FAO Regional Office for Europe and Central Asia

Pastoralists benefit from the renovated well in Uzbekistan’s arid area

According to experts, overuse of pastures, as well as undergrazing, have a negative impact on the environment. If placed evenly throughout the pasture area, drinking wells for livestock can mitigate these negative consequences.

However, many wells in desert and semi-desert pastures have become unusable over time, and their restoration is a rather difficult and costly process for shepherds.

Recently, the FAO multi-country project, funded by the Global Environment Facility (GEF), aided in the renovation of a well located near the village of Takham in southeast Uzbekistan, which in turn provides great support for local livestock breeders.

The population of Takham village is about 1 500 people, who, due to the arid climate, strongly rely on livestock as their source of income.

In total, the local smallholder karakul breeders – a Central Asian sheep breed, raised primarily for its fur – keep more than 3 000 sheep. The newly repaired well is the only source of water used for agricultural purposes in this settlement. Today, after two months of reparation work, the well is fully operational, enabling shepherds to receive up to 40 cubic meters of water every day.

“First of all, it will be possible to use previously unused pastures, therefore, the load on other areas for grazing livestock will be reduced,” national project manager Mukhammadjon Kosimov said. “Effective grazing management on pastures not only ensures sustainability, animal health and productivity, all of which impact cost of production, but it also benefits the pasture ecosystem.”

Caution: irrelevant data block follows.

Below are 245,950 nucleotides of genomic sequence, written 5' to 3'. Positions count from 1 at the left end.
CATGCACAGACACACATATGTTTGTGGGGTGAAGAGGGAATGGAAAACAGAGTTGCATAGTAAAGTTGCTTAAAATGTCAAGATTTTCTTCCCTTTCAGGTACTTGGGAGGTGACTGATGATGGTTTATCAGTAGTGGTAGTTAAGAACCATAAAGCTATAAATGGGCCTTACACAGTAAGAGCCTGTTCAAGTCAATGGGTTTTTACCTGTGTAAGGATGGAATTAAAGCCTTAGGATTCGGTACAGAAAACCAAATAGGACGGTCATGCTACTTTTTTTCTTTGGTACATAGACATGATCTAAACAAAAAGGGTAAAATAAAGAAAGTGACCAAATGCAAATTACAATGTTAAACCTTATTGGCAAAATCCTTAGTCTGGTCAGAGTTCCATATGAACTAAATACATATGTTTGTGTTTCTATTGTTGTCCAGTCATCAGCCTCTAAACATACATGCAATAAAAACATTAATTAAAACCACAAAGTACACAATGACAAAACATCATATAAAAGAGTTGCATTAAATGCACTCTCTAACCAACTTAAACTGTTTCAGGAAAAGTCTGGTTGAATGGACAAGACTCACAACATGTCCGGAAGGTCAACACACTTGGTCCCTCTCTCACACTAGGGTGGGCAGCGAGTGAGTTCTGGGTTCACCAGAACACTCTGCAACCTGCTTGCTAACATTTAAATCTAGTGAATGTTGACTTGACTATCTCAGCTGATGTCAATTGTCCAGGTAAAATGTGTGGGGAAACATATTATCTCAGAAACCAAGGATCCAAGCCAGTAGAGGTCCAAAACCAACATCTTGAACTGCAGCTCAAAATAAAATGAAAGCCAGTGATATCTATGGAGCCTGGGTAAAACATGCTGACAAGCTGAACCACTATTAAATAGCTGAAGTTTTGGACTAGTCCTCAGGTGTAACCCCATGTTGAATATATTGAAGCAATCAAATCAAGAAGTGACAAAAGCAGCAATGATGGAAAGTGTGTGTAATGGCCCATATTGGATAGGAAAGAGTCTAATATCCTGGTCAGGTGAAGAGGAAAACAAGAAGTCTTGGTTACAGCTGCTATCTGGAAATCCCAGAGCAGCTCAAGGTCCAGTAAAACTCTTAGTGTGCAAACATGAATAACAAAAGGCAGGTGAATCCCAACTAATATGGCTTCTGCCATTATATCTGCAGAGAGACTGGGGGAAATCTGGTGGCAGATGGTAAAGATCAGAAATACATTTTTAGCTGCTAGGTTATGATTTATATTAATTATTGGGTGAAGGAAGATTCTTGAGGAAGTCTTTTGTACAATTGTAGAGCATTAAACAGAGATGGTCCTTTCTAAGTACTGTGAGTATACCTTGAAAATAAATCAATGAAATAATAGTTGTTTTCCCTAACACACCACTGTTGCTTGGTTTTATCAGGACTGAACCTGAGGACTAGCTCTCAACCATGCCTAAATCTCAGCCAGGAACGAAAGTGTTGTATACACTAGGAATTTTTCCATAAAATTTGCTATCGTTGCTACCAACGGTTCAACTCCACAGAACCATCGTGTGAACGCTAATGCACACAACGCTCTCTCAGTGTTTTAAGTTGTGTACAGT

Local residents were very happy with the launch of the new well. They gained confidence in the future.

“This is a great help for us,” told Otabek Ismatov, director of Guzor Korakulchilik LLC, a larger animal husbandry farm in the Takham village area. “Our farm is engaged in karakul breeding. We supply precious karakul skins, as well as meat and wool. The farm has more than 40 000 head of sheep. From now on, we have big plans. We will increase the number of sheep and develop the economy.”

The overall objective of the project “Integrated Natural Resources Management in Drought-prone and Salt-affected Agricultural Production Landscapes in Central Asia and Turkey” (CACILM2) is to scale up integrated natural resources management in drought-prone and salt-affected agricultural production landscapes in the Central Asian countries and Turkey. In Uzbekistan, this project is being implemented jointly with the Ministry of Agriculture, which also contributes to the implementation of the United Nations Convention to Combat Desertification and the United Nations Framework Convention on Climate Change.

1 October 2021, Takham, Uzbekistan